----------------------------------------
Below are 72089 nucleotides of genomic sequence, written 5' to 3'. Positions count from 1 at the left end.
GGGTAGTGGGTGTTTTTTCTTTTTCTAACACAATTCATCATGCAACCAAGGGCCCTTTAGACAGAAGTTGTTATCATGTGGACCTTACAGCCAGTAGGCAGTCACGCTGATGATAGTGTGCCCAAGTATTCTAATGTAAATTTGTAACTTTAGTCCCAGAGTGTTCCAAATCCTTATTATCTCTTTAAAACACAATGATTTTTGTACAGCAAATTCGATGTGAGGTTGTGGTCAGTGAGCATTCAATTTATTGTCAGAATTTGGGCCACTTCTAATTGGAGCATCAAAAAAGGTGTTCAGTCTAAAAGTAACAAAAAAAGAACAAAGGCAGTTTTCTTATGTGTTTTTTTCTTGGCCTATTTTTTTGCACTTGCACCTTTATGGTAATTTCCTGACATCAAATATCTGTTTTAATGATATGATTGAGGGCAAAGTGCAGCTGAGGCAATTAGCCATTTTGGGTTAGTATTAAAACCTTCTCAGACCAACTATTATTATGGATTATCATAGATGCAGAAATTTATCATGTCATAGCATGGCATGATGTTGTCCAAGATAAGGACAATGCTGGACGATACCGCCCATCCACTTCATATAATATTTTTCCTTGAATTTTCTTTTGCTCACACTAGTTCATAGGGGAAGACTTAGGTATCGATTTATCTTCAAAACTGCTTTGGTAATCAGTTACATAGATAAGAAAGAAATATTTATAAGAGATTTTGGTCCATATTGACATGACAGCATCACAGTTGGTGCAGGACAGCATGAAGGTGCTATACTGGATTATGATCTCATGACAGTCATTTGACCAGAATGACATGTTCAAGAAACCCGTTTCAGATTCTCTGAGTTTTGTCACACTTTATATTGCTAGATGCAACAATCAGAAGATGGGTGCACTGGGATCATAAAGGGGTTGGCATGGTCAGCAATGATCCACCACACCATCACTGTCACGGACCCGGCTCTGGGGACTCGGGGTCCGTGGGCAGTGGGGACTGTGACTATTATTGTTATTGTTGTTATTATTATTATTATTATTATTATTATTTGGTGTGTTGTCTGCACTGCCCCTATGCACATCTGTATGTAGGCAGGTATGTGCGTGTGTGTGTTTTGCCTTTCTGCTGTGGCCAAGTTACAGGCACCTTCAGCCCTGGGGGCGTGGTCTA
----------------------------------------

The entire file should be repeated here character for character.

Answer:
Below are 72089 nucleotides of genomic sequence, written 5' to 3'. Positions count from 1 at the left end.
GGGTAGTGGGTGTTTTTTCTTTTTCTAACACAATTCATCATGCAACCAAGGGCCCTTTAGACAGAAGTTGTTATCATGTGGACCTTACAGCCAGTAGGCAGTCACGCTGATGATAGTGTGCCCAAGTATTCTAATGTAAATTTGTAACTTTAGTCCCAGAGTGTTCCAAATCCTTATTATCTCTTTAAAACACAATGATTTTTGTACAGCAAATTCGATGTGAGGTTGTGGTCAGTGAGCATTCAATTTATTGTCAGAATTTGGGCCACTTCTAATTGGAGCATCAAAAAAGGTGTTCAGTCTAAAAGTAACAAAAAAAGAACAAAGGCAGTTTTCTTATGTGTTTTTTTCTTGGCCTATTTTTTTGCACTTGCACCTTTATGGTAATTTCCTGACATCAAATATCTGTTTTAATGATATGATTGAGGGCAAAGTGCAGCTGAGGCAATTAGCCATTTTGGGTTAGTATTAAAACCTTCTCAGACCAACTATTATTATGGATTATCATAGATGCAGAAATTTATCATGTCATAGCATGGCATGATGTTGTCCAAGATAAGGACAATGCTGGACGATACCGCCCATCCACTTCATATAATATTTTTCCTTGAATTTTCTTTTGCTCACACTAGTTCATAGGGGAAGACTTAGGTATCGATTTATCTTCAAAACTGCTTTGGTAATCAGTTACATAGATAAGAAAGAAATATTTATAAGAGATTTTGGTCCATATTGACATGACAGCATCACAGTTGGTGCAGGACAGCATGAAGGTGCTATACTGGATTATGATCTCATGACAGTCATTTGACCAGAATGACATGTTCAAGAAACCCGTTTCAGATTCTCTGAGTTTTGTCACACTTTATATTGCTAGATGCAACAATCAGAAGATGGGTGCACTGGGATCATAAAGGGGTTGGCATGGTCAGCAATGATCCACCACACCATCACTGTCACGGACCCGGCTCTGGGGACTCGGGGTCCGTGGGCAGTGGGGACTGTGACTATTATTGTTATTGTTGTTATTATTATTATTATTATTATTATTATTTGGTGTGTTGTCTGCACTGCCCCTATGCACATCTGTATGTAGGCAGGTATGTGCGTGTGTGTGTTTTGCCTTTCTGCTGTGGCCAAGTTACAGGCACCTTCAGCCCTGGGGGCGTGGTCTA